The "2+2" senior level meeting between China and the US scheduled on March 18 and 19 in Anchorage, Alaska reflects a positive development in the China-US relationship.
At the US invitation, Chinese Member of the Political Bureau of the CPC Central Committee and Director of the Office of the Central Commission for Foreign Affairs Yang Jiechi and State Councilor and Foreign Minister Wang Yi will meet US Secretary of State Antony Blinken and National Security Advisor Jake Sullivan at the meeting.
The arrangement shows that the two governments need to reengage in dialogues after suffering the huge damages to China-US relations under the past four years of the Trump administration. There is hope that through high-level talks, the direction of the two countries' relations can return to stable and constructive development track.
At present, China-US relations are facing major difficulties owing not only to prevailing populism, white supremacy, and anti-globalization movements in the US. The Trump administration had been demonizing China for four years, laying very negative impacts on US society and political circles.
Currently, right-wing Republicans are still taking advantage of anti-China stances to pile up their own political resources in order to emphasize the political correctness of their campaigns.
Moreover, due to the raging COVID-19 epidemic, hatred, suspicions, and fear toward China are becoming more deeply rooted in the US. The Biden administration has to handle a series of serious challenges with the coronavirus crisis, environmental protection, and economic recovery.
The Biden administration doesn't have much room in regard to fully adjust its China policies. After all, it is domestic politics in the US that have exerted an unprecedented negative impact on the China-US relationship.
However, it must be remembered that the China-US relationship is important not just because the two countries are the largest and second-largest economies in the world. Stable cooperation between the two countries can help assure world peace, stability, and prosperity in the 21st century.
It is now a major test for both countries regarding how they can put political antagonism and the extreme moves of anti-China right-wings behind them. Although Biden's China policies can hardly go beyond US domestic politics, the engagement with China should not be wastefully sacrificed because of US domestic political struggles.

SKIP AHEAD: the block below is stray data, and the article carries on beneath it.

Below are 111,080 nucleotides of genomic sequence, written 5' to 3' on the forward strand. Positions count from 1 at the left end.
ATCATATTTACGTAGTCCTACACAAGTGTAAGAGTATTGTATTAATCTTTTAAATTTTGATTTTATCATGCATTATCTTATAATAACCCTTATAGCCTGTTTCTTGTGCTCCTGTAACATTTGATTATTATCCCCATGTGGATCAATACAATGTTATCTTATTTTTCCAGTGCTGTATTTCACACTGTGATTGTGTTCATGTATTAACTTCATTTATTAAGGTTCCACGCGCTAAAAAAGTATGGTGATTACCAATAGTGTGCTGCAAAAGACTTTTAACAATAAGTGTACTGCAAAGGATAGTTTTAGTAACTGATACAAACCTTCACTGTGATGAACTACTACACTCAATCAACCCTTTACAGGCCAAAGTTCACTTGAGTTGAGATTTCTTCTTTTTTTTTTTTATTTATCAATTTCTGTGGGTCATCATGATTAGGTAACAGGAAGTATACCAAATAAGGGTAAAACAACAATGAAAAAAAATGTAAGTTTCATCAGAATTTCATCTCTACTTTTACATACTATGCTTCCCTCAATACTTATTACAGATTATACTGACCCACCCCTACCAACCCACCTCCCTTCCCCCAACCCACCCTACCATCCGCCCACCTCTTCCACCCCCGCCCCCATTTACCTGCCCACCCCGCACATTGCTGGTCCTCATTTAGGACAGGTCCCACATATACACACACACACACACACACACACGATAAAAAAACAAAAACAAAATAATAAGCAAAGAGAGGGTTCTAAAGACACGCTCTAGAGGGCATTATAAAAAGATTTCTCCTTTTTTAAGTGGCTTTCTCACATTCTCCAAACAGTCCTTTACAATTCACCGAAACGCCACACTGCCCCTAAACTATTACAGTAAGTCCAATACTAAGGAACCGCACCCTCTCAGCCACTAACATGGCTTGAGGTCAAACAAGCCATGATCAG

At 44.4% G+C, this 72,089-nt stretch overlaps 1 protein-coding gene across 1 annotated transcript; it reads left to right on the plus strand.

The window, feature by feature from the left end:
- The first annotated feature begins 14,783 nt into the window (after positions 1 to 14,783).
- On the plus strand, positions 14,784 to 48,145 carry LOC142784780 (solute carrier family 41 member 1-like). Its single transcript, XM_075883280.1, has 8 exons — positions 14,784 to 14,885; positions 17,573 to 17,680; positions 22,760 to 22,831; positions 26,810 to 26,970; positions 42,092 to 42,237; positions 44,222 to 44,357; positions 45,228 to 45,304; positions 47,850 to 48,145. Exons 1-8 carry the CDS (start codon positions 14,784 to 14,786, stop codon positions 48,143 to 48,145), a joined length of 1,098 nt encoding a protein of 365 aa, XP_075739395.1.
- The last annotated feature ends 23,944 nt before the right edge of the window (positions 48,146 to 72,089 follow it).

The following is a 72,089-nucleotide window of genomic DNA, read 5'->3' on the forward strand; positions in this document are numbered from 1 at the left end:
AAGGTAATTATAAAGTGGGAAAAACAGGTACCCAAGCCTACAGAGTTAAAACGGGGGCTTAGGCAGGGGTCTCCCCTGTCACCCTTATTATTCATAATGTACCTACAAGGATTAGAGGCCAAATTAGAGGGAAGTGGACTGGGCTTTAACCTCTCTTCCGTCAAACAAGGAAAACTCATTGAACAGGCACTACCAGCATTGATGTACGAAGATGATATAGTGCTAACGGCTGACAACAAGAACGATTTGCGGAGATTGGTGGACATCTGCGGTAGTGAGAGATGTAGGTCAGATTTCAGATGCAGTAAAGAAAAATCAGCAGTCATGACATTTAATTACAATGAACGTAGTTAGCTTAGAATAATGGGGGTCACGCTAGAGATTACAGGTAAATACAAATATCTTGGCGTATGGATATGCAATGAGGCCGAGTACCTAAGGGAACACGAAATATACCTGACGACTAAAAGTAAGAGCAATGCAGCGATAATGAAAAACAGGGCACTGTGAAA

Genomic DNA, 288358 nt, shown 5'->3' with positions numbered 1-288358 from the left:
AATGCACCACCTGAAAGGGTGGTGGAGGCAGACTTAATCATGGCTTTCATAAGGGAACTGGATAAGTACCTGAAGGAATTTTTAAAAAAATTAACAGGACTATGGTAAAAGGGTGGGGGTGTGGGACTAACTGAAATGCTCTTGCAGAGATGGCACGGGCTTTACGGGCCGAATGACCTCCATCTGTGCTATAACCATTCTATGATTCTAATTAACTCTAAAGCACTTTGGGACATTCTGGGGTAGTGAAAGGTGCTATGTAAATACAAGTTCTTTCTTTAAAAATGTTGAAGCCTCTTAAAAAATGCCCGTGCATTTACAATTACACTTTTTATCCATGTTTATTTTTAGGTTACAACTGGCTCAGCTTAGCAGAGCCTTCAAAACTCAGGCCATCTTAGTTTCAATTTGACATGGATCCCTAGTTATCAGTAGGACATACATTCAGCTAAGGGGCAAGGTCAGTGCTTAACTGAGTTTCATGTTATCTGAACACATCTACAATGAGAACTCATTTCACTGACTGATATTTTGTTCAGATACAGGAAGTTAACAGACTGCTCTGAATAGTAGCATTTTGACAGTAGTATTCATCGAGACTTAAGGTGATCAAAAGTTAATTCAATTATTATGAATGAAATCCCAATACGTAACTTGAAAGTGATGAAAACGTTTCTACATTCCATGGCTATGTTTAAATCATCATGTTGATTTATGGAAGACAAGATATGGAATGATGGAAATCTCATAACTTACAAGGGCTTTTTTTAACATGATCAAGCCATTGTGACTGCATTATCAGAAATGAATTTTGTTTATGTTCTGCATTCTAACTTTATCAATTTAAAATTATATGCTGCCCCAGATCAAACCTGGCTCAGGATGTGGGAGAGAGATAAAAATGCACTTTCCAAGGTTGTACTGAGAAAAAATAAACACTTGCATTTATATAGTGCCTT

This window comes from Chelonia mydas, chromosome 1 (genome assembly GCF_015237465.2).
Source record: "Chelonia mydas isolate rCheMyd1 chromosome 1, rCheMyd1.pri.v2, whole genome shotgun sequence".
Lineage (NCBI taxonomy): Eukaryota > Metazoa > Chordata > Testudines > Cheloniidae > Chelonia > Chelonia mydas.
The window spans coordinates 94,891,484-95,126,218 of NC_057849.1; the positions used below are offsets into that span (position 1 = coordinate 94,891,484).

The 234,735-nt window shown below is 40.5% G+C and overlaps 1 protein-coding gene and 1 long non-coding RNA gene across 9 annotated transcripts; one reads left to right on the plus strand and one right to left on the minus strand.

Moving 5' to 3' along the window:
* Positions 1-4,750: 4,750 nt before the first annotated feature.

This coming meeting next week can be seen as the first step to reset China-US relations. In order to repair and move forward the two countries' relations, the following courses of action should be set in motion. First, to restore dialogues especially high-level ones.
Second, it is necessary to restart working-level dialogues regarding disputed issues in the fields of trade, science, and technology. There should be pragmatic responses to each other's concerns. Third, regarding the Taiwan question and South China Sea issues, Washington should stick to one-China policy and respect our core interests.
The participation of Sullivan in the meeting conveys that the talks are not just about diplomacy - it will also eye security. This is now the most sensitive topic concerning China-US relations. It is hoped that both sides can meet each other halfway in this regard.
The 2+2 meeting will also be an opportunity for the two sides to draw lessons from the past, reduce wrongdoings due to sentimental reasons. There will be room to figure out a pragmatic path that can really stabilize China-US relations during Biden's presidency. The efforts to reach such a goal represent the two governments' willingness and beliefs to bring their relations back under a constructive framework.
The choice of meeting location mirrors the political resilience of bilateral ties. Alaska is located in the middle of China and the US. It will also become the first US state to offer COVID-19 vaccinations to all adults. From the perspective of safety, this is a good place to hold the high-level meeting. That being said, the meeting is worth looking forward to. It is hoped that the relationship between China and the US can break the ice and thaw the frost with its "Alaska moment."
Since the establishment of diplomatic ties between Beijing and Washington in 1979, the relationship has gone through twists and turns. No matter how many disputes there are between the two sides, only stable and cooperative relations can serve the fundamental interests of the peoples and governments of both countries. Blinken once said, "our relationship with China will be competitive when it should be, collaborative when it can be." The Chinese government has also showed its goodwill to meet the US halfway, bringing the ties back on stable and constructive tracks.
Some media outlets are interpreting the meeting from highly skeptical standpoints. But it is believed that the dialogues carry extraordinary significance from both countries. Simple skepticism can hardly overwhelm the hope to see the two major powers normalize ties after four years of total turmoil.
The author is a professor of international relations at Nanjing University. firstname.lastname@example.org